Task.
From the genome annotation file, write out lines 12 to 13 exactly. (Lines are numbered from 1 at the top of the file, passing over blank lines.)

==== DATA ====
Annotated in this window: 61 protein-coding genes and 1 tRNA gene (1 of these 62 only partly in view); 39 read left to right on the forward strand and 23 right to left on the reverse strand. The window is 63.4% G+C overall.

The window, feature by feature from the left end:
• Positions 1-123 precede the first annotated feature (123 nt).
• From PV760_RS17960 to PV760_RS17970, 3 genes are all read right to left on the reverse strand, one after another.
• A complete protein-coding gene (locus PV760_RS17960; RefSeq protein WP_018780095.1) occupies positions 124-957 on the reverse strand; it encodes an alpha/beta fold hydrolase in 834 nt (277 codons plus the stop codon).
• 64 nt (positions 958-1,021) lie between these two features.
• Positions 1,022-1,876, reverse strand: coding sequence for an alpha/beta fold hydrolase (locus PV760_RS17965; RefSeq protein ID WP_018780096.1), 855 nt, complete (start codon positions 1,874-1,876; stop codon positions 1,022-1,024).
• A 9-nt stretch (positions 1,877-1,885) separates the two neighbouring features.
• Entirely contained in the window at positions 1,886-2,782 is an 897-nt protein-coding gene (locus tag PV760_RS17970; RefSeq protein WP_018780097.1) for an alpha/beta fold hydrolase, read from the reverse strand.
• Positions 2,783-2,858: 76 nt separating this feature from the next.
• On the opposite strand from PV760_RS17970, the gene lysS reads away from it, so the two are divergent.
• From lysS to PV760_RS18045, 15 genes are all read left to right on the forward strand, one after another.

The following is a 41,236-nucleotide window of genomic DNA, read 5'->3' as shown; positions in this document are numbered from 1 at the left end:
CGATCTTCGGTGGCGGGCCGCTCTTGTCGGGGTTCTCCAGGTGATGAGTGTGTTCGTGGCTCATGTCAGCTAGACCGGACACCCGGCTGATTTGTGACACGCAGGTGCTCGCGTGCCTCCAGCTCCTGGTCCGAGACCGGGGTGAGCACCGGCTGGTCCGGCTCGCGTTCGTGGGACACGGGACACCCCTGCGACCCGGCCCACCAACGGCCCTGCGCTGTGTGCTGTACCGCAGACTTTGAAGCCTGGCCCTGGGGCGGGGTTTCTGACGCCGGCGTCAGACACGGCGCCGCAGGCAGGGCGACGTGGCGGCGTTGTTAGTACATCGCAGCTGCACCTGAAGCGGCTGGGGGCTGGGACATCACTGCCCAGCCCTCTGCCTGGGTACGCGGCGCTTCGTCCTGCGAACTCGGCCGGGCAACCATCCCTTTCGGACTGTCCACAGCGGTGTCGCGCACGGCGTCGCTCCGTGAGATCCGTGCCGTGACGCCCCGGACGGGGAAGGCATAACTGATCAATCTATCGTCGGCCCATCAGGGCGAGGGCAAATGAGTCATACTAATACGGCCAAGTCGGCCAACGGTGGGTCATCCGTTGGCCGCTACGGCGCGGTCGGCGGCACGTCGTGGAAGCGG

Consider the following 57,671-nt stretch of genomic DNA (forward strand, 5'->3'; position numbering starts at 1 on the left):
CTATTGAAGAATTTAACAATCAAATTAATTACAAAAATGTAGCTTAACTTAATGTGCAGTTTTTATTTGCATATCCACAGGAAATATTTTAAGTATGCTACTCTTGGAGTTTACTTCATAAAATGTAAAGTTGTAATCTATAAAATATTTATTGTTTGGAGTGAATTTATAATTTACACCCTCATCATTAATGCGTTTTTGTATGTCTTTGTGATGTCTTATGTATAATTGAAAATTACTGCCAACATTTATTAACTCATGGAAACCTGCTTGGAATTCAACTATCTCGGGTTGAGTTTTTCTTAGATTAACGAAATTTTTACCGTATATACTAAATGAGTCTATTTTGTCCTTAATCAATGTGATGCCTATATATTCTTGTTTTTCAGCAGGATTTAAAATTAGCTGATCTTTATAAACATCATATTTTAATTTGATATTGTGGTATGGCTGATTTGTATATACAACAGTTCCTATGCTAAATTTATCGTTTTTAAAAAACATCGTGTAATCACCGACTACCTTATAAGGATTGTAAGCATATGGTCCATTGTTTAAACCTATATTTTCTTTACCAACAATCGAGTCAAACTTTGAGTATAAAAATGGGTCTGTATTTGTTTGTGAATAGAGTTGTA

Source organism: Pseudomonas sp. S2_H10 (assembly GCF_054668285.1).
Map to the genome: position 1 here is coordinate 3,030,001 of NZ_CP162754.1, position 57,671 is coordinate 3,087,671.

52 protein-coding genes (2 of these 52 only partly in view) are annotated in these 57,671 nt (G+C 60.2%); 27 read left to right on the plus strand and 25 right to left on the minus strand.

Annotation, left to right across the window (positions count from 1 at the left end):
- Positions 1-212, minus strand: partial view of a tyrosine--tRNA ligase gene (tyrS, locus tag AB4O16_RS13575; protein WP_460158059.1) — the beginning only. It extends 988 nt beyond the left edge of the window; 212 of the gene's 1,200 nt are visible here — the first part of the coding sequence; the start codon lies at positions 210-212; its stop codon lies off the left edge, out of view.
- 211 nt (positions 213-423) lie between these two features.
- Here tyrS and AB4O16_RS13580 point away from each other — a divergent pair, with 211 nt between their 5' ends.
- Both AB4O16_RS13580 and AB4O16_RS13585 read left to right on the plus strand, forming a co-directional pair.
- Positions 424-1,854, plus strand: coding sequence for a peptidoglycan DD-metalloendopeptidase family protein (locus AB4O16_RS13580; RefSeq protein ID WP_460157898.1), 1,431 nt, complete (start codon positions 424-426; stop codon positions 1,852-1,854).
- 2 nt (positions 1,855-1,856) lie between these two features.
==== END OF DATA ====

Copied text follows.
• From lysS to PV760_RS18045, 15 genes are all read left to right on the forward strand, one after another.

The following is a 41,236-nucleotide window of genomic DNA, read 5'->3' as shown; positions in this document are numbered from 1 at the left end: